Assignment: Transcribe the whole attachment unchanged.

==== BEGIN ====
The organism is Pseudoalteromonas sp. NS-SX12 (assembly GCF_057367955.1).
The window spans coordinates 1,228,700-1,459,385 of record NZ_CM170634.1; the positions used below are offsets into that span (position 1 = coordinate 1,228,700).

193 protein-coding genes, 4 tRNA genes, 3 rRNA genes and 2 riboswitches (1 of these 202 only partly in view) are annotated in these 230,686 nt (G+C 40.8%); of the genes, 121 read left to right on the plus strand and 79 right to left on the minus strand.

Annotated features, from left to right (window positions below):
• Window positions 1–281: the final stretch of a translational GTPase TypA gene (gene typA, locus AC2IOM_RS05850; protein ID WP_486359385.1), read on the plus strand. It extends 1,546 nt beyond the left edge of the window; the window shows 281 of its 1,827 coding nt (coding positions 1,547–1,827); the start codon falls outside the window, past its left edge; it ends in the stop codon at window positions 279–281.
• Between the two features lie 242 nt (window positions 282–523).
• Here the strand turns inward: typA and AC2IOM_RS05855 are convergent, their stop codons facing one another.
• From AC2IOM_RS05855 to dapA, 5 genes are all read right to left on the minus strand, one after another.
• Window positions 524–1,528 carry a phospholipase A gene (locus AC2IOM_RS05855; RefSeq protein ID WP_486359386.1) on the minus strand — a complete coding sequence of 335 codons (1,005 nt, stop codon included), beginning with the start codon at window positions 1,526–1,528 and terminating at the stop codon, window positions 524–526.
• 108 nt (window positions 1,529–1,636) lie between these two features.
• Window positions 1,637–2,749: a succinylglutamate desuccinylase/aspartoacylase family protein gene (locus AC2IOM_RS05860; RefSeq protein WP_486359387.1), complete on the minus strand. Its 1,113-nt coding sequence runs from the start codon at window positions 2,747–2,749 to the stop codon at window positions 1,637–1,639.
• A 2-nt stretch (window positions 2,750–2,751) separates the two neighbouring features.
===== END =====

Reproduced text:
The organism is Pseudoalteromonas sp. NS-SX12 (assembly GCF_057367955.1).
The window spans coordinates 1,228,700-1,459,385 of record NZ_CM170634.1; the positions used below are offsets into that span (position 1 = coordinate 1,228,700).

193 protein-coding genes, 4 tRNA genes, 3 rRNA genes and 2 riboswitches (1 of these 202 only partly in view) are annotated in these 230,686 nt (G+C 40.8%); of the genes, 121 read left to right on the plus strand and 79 right to left on the minus strand.

Annotated features, from left to right (window positions below):
• Window positions 1–281: the final stretch of a translational GTPase TypA gene (gene typA, locus AC2IOM_RS05850; protein ID WP_486359385.1), read on the plus strand. It extends 1,546 nt beyond the left edge of the window; the window shows 281 of its 1,827 coding nt (coding positions 1,547–1,827); the start codon falls outside the window, past its left edge; it ends in the stop codon at window positions 279–281.
• Between the two features lie 242 nt (window positions 282–523).
• Here the strand turns inward: typA and AC2IOM_RS05855 are convergent, their stop codons facing one another.
• From AC2IOM_RS05855 to dapA, 5 genes are all read right to left on the minus strand, one after another.
• Window positions 524–1,528 carry a phospholipase A gene (locus AC2IOM_RS05855; RefSeq protein ID WP_486359386.1) on the minus strand — a complete coding sequence of 335 codons (1,005 nt, stop codon included), beginning with the start codon at window positions 1,526–1,528 and terminating at the stop codon, window positions 524–526.
• 108 nt (window positions 1,529–1,636) lie between these two features.
• Window positions 1,637–2,749: a succinylglutamate desuccinylase/aspartoacylase family protein gene (locus AC2IOM_RS05860; RefSeq protein WP_486359387.1), complete on the minus strand. Its 1,113-nt coding sequence runs from the start codon at window positions 2,747–2,749 to the stop codon at window positions 1,637–1,639.
• A 2-nt stretch (window positions 2,750–2,751) separates the two neighbouring features.